Letters: McClintock working to preserve freedom (Opinion)

Dear Editor:

I have read recent opinions in the Tribune that incorrectly call out Congressman Tom McClintock for not supporting partisan legislation pertaining to the clarity of Lake Tahoe. The truth is that McClintock is working tirelessly in a bipartisan manner to preserve our freedoms from the attacks of an overreaching government.

Beginning locally, McClintock will continue to work fervently to ensure that hardworking families can afford to live and work in South Lake Tahoe. He is doing this by completely opposing the One Tahoe Initiative. This plan designed and perpetuated by the Tahoe Regional Planning Agency, Tahoe Transportation District and other agencies, would ensure that local residents and tourists alike would pay more taxes for driving around the lake that ensures their livelihood and continued prosperity.

The most blatant example of this tribute tax would be the imposition of toll roads around Lake Tahoe. Local residents would be forced to pay to drive around their own hometown.

On a state and federal level, McClintock is committed to responsible forestry management. Proper forest management is critical in reducing the crippling homeowners insurance premiums that many El Dorado County residents pay since experiencing the devastating Angora and King fires. This is not right and needs to change if the middle class is going to gain a successful foothold in the basin. Also, responsible forestry management would significantly reduce environmental damage and improve lake clarity.

Pertaining to taxes, McClintock has one of the best voting records in the House. In May, he was recognized by the National Taxpayers Union for having one of the strongest voting records in Washington, D.C. for supporting limited government, economic freedom, and low taxes.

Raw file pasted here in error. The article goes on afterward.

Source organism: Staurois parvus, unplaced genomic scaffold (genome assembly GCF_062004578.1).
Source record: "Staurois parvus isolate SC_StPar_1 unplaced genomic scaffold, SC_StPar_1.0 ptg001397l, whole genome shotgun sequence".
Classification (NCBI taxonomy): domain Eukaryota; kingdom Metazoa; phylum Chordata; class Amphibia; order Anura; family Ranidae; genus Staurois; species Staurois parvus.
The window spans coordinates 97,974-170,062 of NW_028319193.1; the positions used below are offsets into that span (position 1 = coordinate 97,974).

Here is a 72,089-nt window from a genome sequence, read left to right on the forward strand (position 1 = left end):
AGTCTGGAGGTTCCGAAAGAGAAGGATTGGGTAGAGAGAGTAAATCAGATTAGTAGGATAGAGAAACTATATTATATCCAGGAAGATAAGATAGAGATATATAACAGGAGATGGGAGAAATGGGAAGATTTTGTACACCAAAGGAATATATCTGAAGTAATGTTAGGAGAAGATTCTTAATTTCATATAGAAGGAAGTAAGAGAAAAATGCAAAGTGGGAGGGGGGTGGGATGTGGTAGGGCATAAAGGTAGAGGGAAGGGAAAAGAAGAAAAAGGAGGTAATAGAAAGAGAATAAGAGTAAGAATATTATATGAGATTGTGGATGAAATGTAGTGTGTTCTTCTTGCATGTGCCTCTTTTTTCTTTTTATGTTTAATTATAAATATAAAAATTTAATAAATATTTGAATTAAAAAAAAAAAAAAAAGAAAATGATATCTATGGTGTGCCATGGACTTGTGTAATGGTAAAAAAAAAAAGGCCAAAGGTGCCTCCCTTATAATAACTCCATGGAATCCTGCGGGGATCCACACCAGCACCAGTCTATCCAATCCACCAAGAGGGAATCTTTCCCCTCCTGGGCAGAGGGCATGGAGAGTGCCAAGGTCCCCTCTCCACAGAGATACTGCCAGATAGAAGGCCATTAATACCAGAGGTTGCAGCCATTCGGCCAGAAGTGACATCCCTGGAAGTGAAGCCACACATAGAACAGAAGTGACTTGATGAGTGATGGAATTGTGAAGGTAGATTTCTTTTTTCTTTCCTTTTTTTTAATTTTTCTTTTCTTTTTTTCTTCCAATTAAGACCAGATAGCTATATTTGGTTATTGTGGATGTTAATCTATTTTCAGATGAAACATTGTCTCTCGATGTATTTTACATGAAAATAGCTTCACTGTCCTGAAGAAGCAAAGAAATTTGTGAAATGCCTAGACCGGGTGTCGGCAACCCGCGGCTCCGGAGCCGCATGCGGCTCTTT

If we as Americans are going to secure the liberties and freedoms of our local community and this nation, we need to put partisanship aside and embrace ideas that will actually get positive things done.

Todd White, Pollock Pines


Appreciate informative, well-edited detail on article about snow plants

My nephew and his wife live in the Tahoe area, and when he found and photographed some “Sarcodes sanguinea” (Snow plant) emerging, and tracked down its identity, he shared the article that the Tahoe Daily Tribune published. I just wanted to pass along my appreciation for Sarah Hockensmith’s writing (Tahoe Institute for Natural Science). I studied quite a bit of botany in my undergrad days in the 1970s, and taught a little, and I appreciated the informative and well-edited detail, including all the latin names properly rendered. (“Snow plant” is a rather pathetic common name for that glorious species, isn’t it?)

I hadn’t encountered “mycoheterotrophic” previously, and appreciated that addition to my vocabulary.

Tom von Alten, Boise, ID

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